- By Roselyn Tso
I appreciated the opportunity to provide the committee with more information about the collaboration of the Indian Health Service and Veterans Affairs to provide both rural and urban Native veterans with access to quality, culturally appropriate health care and benefits. These efforts are critical, as American Indians and Alaska Natives serve in the U.S. military at a higher rate than any other group.
The IHS provides federal health services to approximately 2.7 million American Indians and Alaska Natives living across the United States — 145,000 of which are Native veterans. American Indians and Alaska Natives are disproportionately impacted by health disparities and have an average life expectancy five years shorter than the general U.S. population. In addition, our people are more likely than other races or ethnicities to experience social and economic difficulties that may impact health or wellness, such as lower income, education level, and higher unemployment. With a long, unique history of distinguished service to this country, American Indian and Alaska Native veterans remain at the forefront of an already marginalized patient population.
Through collaborative efforts, IHS will continue to work to bridge existing gaps and provide the equitable health care that Native veterans deserve. Health needs will change, and new approaches to care will emerge, but the IHS, VA and several other tribal partners will continue to combine our expertise and resources to provide them with the best possible services.
In my testimony, I provided the committee with an update on the Oct. 2021 memorandum of understanding between the IHS and Veterans Health Administration, which aims to improve the health status of American Indian and Alaska Native veterans through purposeful coordination, collaboration and resource sharing between the agencies.
I spoke about the ongoing process of creating a new operational plan that identifies specific goals and performance metrics now that the MOU has been executed. IHS is actively seeking valuable input from tribes and tribal organizations through meaningful consultation and conferring with urban Indian organizations on a draft operational plan. I also shared that annual tribal consultation and urban confer are essential to ensure ongoing involvement from tribal and urban Indian organization leaders across Indian Country.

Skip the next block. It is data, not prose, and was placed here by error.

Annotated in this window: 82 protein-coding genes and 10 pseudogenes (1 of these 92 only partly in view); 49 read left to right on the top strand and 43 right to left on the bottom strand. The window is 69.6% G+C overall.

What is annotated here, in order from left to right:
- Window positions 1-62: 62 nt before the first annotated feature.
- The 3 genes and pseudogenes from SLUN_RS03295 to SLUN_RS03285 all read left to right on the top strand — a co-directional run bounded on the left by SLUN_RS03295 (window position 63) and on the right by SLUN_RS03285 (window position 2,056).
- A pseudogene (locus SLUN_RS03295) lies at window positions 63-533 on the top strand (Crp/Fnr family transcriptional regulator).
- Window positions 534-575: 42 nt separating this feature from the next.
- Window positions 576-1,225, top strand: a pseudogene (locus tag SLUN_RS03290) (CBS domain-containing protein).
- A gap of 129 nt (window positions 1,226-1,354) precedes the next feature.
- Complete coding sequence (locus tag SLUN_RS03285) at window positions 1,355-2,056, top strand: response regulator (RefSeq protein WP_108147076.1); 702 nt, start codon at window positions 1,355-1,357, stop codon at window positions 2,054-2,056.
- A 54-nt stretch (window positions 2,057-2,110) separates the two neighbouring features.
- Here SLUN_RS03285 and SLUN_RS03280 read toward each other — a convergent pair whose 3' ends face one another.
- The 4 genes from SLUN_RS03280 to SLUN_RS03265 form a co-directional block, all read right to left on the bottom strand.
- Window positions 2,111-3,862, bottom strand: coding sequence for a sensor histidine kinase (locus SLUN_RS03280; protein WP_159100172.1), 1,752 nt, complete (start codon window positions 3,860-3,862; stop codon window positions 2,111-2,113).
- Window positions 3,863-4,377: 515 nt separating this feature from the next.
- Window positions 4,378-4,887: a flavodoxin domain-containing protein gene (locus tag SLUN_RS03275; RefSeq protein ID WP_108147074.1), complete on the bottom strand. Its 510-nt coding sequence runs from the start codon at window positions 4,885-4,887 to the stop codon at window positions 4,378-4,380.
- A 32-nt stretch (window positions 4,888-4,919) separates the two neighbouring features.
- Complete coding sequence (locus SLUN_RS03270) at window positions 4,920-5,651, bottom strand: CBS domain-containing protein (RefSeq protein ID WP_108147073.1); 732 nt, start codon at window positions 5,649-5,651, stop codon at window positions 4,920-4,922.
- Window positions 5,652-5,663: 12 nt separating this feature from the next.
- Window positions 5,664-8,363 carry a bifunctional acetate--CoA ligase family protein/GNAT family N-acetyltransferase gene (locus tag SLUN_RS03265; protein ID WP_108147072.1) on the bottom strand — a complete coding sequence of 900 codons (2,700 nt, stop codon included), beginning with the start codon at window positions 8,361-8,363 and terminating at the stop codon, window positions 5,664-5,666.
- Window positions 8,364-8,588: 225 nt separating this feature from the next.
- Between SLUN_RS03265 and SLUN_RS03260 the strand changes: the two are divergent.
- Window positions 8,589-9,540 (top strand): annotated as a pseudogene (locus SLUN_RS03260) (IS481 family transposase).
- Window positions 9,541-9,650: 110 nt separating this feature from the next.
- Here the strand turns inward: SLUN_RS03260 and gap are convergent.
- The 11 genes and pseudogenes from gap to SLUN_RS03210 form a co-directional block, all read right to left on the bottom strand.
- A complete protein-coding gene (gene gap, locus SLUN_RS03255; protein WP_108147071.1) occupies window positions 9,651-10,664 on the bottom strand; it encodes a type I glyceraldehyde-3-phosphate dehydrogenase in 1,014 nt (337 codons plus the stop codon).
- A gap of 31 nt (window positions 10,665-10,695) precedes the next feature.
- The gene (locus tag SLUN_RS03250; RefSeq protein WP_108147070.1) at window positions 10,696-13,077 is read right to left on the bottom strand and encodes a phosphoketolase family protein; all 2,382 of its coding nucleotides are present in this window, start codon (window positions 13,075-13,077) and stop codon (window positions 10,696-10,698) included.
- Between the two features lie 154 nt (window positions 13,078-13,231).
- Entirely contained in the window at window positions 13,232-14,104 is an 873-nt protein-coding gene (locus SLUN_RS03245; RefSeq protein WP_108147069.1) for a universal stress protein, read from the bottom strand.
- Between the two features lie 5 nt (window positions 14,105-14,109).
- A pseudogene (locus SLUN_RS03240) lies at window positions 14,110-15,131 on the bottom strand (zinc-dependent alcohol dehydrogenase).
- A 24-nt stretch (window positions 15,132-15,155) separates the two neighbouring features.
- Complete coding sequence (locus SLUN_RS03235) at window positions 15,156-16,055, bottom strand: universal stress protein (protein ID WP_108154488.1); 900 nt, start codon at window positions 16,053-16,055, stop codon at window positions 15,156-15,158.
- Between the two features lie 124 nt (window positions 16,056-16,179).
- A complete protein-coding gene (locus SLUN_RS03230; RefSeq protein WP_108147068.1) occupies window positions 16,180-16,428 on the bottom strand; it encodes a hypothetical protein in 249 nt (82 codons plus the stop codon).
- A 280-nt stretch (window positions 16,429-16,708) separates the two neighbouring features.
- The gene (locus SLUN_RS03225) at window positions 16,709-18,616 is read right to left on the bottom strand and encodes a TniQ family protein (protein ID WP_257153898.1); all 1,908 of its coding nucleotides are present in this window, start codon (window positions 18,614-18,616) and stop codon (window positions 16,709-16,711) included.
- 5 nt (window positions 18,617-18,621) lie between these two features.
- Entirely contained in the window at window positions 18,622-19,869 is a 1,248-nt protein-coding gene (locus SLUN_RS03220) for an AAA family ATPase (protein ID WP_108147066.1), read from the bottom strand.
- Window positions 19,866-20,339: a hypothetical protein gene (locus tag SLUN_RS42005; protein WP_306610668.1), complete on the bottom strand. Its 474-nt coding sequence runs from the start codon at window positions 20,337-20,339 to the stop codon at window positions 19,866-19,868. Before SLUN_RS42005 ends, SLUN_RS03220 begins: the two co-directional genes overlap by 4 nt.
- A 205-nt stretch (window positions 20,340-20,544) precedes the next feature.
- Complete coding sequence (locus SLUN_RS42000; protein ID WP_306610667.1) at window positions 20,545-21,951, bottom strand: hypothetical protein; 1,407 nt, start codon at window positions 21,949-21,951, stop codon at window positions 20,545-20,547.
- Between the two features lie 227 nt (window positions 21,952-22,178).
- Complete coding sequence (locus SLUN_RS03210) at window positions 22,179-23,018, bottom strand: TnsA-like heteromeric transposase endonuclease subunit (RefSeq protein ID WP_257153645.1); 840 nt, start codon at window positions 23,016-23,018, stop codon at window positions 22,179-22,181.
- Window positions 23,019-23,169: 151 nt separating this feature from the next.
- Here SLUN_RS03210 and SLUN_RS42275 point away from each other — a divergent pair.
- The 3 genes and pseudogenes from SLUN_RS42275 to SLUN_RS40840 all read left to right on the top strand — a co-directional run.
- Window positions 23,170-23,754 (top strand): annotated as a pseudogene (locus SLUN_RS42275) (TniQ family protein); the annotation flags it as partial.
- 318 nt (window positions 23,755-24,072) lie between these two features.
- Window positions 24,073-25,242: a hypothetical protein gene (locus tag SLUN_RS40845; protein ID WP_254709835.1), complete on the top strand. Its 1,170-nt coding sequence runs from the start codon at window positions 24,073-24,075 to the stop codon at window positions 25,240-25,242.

Before closing my remarks, I shared with the committee that as a daughter of a Korean War veteran, I had the privilege of caring for my father toward the end of his life and understand firsthand the challenges of navigating between the IHS and the VA, which is why I have made improving care coordination for Native veterans a priority at the IHS.
I assured the committee that across IHS, we remain firmly committed to improving quality and access to health care for American Indian and Alaska Native veterans. We greatly appreciate the work being done to address the many unique challenges and barriers our veterans face, regardless of whether they are living on rural reservation lands or in major urban areas.
I want to thank the committee for their support and efforts to help provide the best possible healthcare services to the veterans we serve. Together, we will continue to find innovative and impactful ways to raise the physical, mental, social, and spiritual health of Native veterans to the highest levels.
Roselyn Tso, an enrolled member of the Navajo Nation, is the director of the Indian Health Service. As director, Ms. Tso administers a nationwide healthcare delivery program that is responsible for providing preventive, curative, and community healthcare to approximately 2.7 million American Indians and Alaska Natives in hospitals, clinics, and other settings throughout the United States.
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